Don’t forget to be Human

Customers unanimously concur that empathy is a critical component to success but all too often, their next steps request includes a complex, generic project plan that some other vendor mentioned, that they think they want. A 98 step program to go live is not agile, is not human and does not bring success.

And if every alumni network launched with the same vanilla 12-week process to “go live”, if every organization employed the same approach and followed the same sequence of events, where would the competitive advantage be?

Where is the value you are offering by being part of your community vs someone else’s? How can you effectively drive engagement; first-time engagement and importantly, predict and ensure re-engagement? Where is the personalization and thought that you apply to other areas of your business with a generic set of steps?

Our competitive advantage and the reason our customers see rapid growth in their networks and the success of their platform is our ability to combine enterprise-grade processes with a human first approach.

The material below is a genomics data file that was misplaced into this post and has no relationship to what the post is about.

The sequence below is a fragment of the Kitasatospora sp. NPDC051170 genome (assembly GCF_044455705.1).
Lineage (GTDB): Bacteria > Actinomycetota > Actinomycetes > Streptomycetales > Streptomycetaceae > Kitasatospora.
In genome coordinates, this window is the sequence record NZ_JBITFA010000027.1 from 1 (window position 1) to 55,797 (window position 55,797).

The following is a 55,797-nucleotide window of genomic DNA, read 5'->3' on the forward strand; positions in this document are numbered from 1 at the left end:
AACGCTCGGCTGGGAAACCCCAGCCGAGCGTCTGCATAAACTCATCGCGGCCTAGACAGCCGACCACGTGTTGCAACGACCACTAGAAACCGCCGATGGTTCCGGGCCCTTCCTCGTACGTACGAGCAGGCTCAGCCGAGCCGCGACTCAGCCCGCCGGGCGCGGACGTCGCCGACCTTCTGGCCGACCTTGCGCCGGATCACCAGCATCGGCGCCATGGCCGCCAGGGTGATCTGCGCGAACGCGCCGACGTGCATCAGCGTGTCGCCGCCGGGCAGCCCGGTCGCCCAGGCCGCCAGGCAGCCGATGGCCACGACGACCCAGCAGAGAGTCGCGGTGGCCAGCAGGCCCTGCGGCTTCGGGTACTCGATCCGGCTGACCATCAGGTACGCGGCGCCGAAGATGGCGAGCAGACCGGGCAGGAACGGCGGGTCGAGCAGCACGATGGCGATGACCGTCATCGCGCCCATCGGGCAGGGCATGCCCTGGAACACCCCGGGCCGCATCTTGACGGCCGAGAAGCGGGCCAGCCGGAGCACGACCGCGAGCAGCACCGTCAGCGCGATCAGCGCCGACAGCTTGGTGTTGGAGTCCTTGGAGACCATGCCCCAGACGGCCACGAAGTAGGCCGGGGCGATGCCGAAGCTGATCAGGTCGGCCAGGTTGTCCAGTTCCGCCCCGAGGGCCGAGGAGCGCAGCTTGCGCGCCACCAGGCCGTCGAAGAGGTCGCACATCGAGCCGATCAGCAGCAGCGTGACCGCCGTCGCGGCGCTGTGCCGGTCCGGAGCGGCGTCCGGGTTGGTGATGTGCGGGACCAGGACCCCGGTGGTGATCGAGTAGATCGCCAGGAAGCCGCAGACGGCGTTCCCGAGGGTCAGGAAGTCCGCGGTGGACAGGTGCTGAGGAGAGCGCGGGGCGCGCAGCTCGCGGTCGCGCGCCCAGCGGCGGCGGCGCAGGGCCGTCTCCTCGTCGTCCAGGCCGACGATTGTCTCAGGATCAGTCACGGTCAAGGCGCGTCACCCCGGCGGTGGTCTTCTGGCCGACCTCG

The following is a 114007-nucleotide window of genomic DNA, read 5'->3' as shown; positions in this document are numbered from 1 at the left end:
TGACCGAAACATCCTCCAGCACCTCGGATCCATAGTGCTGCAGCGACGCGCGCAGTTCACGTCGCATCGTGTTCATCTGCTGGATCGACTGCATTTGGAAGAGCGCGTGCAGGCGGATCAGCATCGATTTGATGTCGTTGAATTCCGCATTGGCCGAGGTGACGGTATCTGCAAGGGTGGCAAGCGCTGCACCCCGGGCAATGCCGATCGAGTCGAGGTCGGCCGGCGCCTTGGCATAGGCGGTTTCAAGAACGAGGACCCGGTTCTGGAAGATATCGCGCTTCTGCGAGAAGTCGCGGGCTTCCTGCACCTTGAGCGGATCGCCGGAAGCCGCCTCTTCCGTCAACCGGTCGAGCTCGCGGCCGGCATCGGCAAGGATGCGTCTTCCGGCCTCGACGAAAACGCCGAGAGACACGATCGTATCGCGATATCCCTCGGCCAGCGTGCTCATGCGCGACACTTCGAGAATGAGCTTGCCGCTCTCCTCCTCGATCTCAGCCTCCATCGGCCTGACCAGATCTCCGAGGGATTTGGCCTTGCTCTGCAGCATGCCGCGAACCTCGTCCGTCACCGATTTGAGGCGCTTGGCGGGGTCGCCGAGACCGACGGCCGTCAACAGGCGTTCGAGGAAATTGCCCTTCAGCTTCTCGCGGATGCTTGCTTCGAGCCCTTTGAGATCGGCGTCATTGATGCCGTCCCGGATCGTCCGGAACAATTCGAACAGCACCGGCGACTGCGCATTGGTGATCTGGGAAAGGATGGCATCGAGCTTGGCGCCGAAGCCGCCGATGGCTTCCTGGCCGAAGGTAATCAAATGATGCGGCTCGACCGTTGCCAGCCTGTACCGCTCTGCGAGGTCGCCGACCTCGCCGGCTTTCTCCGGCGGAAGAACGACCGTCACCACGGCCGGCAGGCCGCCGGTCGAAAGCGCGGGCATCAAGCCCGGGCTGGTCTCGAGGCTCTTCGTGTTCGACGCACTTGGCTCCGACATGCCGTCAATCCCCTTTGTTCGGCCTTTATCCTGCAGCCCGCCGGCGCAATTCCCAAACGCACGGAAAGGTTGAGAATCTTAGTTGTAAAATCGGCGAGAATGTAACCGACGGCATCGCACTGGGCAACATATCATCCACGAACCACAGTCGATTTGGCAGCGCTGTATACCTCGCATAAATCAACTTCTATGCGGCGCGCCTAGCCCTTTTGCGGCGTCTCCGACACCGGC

We enable our customers to make their alumni platform “theirs”, reflecting their goals and objectives. Our platform is there to supports those objectives. No one want a network that’s “fine” or “good” and empathy is the ingredient that will make it “great”.

What does delivering a successful community mean and how do we measure it?

There are four pillars we build this on:

  1. Your alumni community are people who have left; perhaps under positive circumstances, perhaps not. But in all cases they walked out the door. Launching your network will not open a floodgate of amazing alumni clambering to be a part of it. In fact, the more senior, successful and experienced alumni are the hardest to capture.
  1. People grow and change after they leave your organization. A straight out of college employee will develop new skills, new relationships, grow and mature. Someone who left as a regrettable loss in the past may have competencies no longer relevant to your organization today. Point being, your people and your company objectives change.
  1. They likely don’t care that you opened an office in Paris. They’re don’t care that Frank is now a Global VP. They don’t care about your analysis of blockchain and its impact on the global financial market. They don’t care about the event in New York, the golf day with the CEO or the charity raffle. Unless they live in Paris, know Frank, are in fintech, will be in NYC, play golf. Everything is about relevance. You cannot treat your network like a concert where all people listen to the same song.